Keep Reading

And We Rocked

In: Motherhood
Black and white photo of a baby sleeping

My belly had grown and stretched to make room for you. I simply couldn’t wait to see your little face. I sat in your nursery, which was nearly complete, and whispered all the thoughts, fears, and feelings that filled my mind. You kicked in response as if to remind me we were in this together. And we rocked. Everyone told me that babies sleep a lot. But not you. It was as if you didn’t want to miss one moment of this big, beautiful life. I was to my bones tired. You refused to sleep. We continued this merry-go-round where...

Keep Reading

Did I Make Caring for You My Idol?

In: Motherhood
Little boy sitting in lawn chair, color photo

When my disabled son, Lucas, was an adorable little boy, I thought (and declared loudly!) that as long as I was alive and well, I would care for him. I was his mother and no one could ever provide for him as I would. And I completely believed this up until about five years ago. It started with puberty as Lucas blossomed into manhood, shedding his adorableness, and my mental and physical health deteriorated as he grew larger and stronger and became aggressive at times. I whispered to my husband, late at night with tears streaming down my face after...

Keep Reading

When You Look Back on These Pictures, I Hope You Feel My Love

In: Kids, Motherhood
Four kids playing in snow, color photo

I document your life in pictures. I do it for you. I do it for me. I do it because I want you to know I lived every memory. And loved every moment. When you go back through the thousands of moments, I hope it sparks something deep inside of you. Something that perhaps your heart and mind had forgotten until that moment. And I hope that it makes you smile.  I hope the memories flood and you remember how much each moment was cherished.  I hope each giggle and secret that was shared with your sisters at that moment sparks...

Keep Reading

The Hardest Teens Sometimes Make the Best Adults

In: Motherhood, Teen
Collage of mom with teens, color photo

Hi, friends. Former middle school and high school teacher here, checking in. Can I let you in on a little something I learned as a secondary teacher? Here it is . . . sometimes the kids who really struggle as teens turn out to be the most amazing adults. Yep. Really. I’ve seen it so many times I felt compelled to share. One student I knew was constantly in trouble and getting me in trouble because I always stuck up for him. (And I don’t regret it.) He played jokes on teachers, gave substitutes a run for their money, left...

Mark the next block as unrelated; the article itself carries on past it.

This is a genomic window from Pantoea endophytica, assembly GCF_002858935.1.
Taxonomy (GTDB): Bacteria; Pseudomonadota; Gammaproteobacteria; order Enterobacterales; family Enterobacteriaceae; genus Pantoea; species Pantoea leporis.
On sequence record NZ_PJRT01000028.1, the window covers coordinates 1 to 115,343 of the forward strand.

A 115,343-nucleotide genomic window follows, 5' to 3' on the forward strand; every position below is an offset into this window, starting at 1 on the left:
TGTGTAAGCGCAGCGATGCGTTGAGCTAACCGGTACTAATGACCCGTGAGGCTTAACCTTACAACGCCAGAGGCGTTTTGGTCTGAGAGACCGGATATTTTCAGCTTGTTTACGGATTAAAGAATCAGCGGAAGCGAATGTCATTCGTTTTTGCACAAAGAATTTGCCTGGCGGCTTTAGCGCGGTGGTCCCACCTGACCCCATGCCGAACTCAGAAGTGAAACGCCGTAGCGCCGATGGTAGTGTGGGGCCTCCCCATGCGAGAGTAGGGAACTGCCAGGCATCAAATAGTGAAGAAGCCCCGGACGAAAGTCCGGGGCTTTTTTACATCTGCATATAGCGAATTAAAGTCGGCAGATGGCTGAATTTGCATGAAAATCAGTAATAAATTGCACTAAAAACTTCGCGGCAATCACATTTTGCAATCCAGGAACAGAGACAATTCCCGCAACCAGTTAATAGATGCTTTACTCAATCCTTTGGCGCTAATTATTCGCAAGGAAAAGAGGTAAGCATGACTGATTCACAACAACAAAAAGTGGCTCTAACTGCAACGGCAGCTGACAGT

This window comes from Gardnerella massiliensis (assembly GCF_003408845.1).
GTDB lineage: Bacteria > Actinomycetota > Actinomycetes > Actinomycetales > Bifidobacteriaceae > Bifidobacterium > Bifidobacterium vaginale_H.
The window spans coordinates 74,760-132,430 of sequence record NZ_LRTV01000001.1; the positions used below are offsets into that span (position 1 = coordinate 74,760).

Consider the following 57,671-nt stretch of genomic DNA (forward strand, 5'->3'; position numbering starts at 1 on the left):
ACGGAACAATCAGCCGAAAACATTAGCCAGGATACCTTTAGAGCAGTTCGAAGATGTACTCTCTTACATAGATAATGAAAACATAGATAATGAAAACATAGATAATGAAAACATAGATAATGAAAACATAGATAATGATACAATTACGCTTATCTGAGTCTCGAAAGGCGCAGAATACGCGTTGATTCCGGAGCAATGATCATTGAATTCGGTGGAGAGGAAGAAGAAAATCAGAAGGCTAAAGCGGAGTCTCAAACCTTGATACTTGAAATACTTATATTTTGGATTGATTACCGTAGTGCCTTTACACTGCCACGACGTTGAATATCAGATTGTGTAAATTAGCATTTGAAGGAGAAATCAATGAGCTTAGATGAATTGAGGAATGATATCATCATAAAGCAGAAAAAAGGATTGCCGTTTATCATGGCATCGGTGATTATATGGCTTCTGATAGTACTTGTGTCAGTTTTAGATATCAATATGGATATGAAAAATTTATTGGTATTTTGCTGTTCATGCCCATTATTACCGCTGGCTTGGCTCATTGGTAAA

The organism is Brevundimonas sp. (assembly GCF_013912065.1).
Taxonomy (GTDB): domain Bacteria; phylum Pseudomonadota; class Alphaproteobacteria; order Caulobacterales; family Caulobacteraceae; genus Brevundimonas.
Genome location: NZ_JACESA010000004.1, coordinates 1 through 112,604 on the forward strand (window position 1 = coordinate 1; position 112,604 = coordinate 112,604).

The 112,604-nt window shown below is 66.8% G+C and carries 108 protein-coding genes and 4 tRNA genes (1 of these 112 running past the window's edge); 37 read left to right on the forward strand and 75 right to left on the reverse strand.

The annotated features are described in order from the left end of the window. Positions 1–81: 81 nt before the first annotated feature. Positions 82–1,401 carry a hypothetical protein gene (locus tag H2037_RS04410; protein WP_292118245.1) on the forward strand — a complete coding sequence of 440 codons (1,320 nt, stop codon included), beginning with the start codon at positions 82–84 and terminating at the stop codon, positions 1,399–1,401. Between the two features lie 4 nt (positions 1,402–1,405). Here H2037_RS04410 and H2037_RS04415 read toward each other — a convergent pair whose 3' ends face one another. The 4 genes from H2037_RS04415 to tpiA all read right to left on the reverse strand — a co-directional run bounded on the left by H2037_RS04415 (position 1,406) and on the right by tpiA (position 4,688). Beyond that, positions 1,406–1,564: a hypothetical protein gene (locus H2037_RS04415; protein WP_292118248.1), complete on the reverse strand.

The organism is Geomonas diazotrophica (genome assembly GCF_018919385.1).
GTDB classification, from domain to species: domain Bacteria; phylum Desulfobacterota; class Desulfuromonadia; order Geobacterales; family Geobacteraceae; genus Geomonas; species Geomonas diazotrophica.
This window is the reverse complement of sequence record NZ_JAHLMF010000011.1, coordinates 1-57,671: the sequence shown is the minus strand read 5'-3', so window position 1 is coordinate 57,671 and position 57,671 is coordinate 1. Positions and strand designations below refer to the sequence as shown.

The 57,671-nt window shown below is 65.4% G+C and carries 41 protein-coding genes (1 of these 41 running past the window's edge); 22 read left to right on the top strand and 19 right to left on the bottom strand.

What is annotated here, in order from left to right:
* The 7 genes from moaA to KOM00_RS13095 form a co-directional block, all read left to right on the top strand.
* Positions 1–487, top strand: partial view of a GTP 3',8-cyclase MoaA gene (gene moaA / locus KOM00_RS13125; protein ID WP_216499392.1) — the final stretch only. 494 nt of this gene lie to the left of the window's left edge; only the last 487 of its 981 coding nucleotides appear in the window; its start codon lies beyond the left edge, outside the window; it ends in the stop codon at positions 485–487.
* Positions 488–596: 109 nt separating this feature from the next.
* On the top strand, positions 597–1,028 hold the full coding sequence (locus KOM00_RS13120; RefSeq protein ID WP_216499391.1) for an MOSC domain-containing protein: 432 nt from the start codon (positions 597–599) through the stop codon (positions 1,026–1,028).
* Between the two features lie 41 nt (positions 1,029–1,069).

Keep Reading

For the Parents of the Kids Who Don’t Fit the Mold

In: Kids, Motherhood
mom hugging her daughter

This one is for the parents of the kids who don’t fit the mold. I see you holding your kid together with nothing but love and a prayer as they cry or feel defeated and you wish the world would see your kid like you do. I see you wiping away their tears after they were yet again passed over for all the awards and accolades. There is no award for showing up for school despite crippling anxiety or remembering to write down assignments for the first year ever. So they had to sit clapping again for friends whose accomplishments...

Keep Reading

Dear Daughter, You Gave Me Purpose

In: Faith, Motherhood
Mother holding baby, color photo

Dear daughter, Before God knit you in my womb, I was wandering around aimlessly, searching for a purpose. I had changed my mind several times about what I wanted to do with my life. I felt so much pressure to figure out what I truly wanted. I rushed into career ideas, only to realize I wanted absolutely nothing to do with any of them. I started grad school, only to quit in three weeks. I was crushed and defeated. I begged God to show me His plan, to give me a purpose. I begged Him to give me something I...

Keep Reading

When Mom Gets a Migraine Life Must Still Go On

In: Living, Motherhood
Mother has a headache, sitting on the couch with kids running around in blur

I can’t tell the story of paramedics from the angle from which they see things, but I can tell it from the angle of the person looking up at them—the one lying in the medically-equipped vehicle with lights flashing and siren audible. There are some lessons in life we learn by blindside—we are thrust into them. That was me that May day in the ambulance.  I had known about migraines; I had decades of first-hand experience with them. I knew vision could be temporarily taken. I have operated countless days with an invisible hammer continuously beating one side of my...

Keep Reading

Let Your Kids See You Try and Fail

In: Kids, Motherhood
Mother and daughter sitting on floor knitting together

Let your kids see you try and fail at something. That’s what I did today!  My daughter wanted to take a knitting class together. I said sure, naively thinking the skill would come pretty naturally. I’m usually good at things like this.  Guess what? It didn’t. Although she picked it up easily and was basically a knitting pro within five minutes, the teacher kept correcting me, saying, “No, UNDER! You need to go UNDER, not OVER.” She was kind enough, but it just wasn’t clicking. I started to get frustrated with myself. I normally take things like this in stride...

Keep Reading